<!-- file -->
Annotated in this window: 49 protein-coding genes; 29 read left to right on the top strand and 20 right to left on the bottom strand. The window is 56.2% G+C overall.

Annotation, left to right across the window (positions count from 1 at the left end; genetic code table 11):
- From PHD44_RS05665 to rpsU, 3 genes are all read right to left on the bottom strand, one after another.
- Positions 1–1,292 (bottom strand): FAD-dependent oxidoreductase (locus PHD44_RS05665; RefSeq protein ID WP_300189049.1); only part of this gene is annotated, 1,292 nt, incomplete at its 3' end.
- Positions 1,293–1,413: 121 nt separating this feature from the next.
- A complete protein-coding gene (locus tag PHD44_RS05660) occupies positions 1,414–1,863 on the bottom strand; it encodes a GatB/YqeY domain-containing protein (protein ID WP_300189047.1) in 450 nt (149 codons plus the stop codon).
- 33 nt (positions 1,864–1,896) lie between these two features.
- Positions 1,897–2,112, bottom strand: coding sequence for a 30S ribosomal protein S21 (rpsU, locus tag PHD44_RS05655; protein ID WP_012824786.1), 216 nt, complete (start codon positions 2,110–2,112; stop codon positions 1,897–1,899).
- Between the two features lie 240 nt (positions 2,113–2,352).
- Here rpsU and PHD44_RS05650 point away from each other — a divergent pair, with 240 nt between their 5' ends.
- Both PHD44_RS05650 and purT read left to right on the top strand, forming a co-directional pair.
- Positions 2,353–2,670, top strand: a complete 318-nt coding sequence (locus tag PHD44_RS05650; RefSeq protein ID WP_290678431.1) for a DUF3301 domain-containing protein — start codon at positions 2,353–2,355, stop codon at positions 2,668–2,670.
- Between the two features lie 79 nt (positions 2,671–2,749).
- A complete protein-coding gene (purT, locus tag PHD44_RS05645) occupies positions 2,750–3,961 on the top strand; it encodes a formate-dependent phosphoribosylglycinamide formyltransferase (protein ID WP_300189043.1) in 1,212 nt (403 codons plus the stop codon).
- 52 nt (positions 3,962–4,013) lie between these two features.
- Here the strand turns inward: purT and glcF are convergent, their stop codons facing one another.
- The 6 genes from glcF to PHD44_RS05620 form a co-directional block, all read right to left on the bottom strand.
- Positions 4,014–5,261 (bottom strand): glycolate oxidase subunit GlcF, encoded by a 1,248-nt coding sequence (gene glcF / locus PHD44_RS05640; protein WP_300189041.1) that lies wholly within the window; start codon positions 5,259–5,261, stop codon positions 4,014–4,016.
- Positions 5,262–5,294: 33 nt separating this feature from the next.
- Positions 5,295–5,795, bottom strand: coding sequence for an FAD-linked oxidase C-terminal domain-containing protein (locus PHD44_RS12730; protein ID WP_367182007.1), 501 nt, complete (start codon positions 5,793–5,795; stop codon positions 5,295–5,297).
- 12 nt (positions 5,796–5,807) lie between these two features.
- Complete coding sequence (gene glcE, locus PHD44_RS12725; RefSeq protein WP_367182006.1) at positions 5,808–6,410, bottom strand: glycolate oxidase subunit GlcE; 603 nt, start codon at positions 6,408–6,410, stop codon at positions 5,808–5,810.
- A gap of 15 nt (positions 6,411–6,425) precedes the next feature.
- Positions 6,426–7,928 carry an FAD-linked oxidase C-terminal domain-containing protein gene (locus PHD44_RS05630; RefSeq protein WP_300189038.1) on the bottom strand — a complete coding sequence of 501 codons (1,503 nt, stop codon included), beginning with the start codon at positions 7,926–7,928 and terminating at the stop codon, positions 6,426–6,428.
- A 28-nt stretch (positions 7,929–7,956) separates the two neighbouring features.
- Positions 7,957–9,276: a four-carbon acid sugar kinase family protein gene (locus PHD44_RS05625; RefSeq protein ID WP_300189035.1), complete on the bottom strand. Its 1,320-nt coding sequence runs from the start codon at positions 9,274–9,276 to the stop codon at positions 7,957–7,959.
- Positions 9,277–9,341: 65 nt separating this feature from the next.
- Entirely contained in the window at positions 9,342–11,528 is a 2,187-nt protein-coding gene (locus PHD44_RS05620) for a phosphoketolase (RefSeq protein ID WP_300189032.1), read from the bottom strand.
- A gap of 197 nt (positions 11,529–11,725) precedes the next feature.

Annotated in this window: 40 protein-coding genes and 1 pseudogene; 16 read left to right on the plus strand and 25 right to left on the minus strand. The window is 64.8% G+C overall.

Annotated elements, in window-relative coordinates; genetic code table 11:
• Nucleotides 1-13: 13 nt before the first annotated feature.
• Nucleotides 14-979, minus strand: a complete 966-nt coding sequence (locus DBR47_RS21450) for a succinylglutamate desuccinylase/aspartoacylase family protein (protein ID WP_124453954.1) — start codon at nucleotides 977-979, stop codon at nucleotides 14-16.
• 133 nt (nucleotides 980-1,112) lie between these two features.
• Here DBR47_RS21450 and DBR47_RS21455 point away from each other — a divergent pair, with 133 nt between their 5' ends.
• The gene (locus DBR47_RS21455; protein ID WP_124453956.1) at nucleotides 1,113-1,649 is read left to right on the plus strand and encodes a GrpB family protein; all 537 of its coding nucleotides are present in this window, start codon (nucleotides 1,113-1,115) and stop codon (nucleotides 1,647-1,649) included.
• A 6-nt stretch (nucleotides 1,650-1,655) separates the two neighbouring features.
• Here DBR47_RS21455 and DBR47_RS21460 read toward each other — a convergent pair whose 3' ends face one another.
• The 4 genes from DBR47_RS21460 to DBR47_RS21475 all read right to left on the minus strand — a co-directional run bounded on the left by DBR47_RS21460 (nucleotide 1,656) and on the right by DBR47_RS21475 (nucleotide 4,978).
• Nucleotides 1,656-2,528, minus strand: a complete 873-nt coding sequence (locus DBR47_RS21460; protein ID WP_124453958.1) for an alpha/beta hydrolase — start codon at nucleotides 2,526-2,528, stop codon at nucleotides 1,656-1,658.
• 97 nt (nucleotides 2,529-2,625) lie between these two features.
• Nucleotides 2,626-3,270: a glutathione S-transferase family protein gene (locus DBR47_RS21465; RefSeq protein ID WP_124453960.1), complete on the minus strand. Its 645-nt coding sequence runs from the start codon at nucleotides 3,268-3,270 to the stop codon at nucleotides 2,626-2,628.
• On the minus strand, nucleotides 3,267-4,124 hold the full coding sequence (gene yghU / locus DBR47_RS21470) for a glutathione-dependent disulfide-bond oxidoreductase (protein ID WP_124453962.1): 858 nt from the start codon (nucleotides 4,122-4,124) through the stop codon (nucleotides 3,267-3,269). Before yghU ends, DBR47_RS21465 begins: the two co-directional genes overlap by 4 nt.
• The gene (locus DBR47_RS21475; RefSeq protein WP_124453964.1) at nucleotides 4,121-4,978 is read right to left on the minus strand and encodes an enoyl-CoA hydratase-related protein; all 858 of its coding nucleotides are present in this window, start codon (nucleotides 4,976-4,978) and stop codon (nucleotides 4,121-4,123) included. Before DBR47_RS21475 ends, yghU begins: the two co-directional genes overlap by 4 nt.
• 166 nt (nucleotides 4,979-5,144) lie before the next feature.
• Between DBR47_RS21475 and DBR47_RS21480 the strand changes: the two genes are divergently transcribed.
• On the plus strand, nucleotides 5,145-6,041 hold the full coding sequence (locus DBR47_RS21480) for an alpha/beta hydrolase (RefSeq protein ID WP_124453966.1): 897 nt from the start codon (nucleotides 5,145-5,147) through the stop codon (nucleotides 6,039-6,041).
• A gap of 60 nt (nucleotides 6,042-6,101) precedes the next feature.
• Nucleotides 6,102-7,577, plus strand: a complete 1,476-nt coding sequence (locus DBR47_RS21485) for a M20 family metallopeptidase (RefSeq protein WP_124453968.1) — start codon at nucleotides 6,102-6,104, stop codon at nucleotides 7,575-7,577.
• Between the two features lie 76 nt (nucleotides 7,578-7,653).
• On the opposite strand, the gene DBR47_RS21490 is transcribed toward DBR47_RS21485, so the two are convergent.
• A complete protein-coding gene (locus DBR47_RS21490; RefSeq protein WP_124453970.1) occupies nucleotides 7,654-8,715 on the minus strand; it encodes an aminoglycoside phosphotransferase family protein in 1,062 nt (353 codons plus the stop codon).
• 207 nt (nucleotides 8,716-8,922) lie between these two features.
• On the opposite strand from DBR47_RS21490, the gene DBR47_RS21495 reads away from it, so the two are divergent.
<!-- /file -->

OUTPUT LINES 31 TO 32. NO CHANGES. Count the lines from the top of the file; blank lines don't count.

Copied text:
Annotated elements, in window-relative coordinates; genetic code table 11:
• Nucleotides 1-13: 13 nt before the first annotated feature.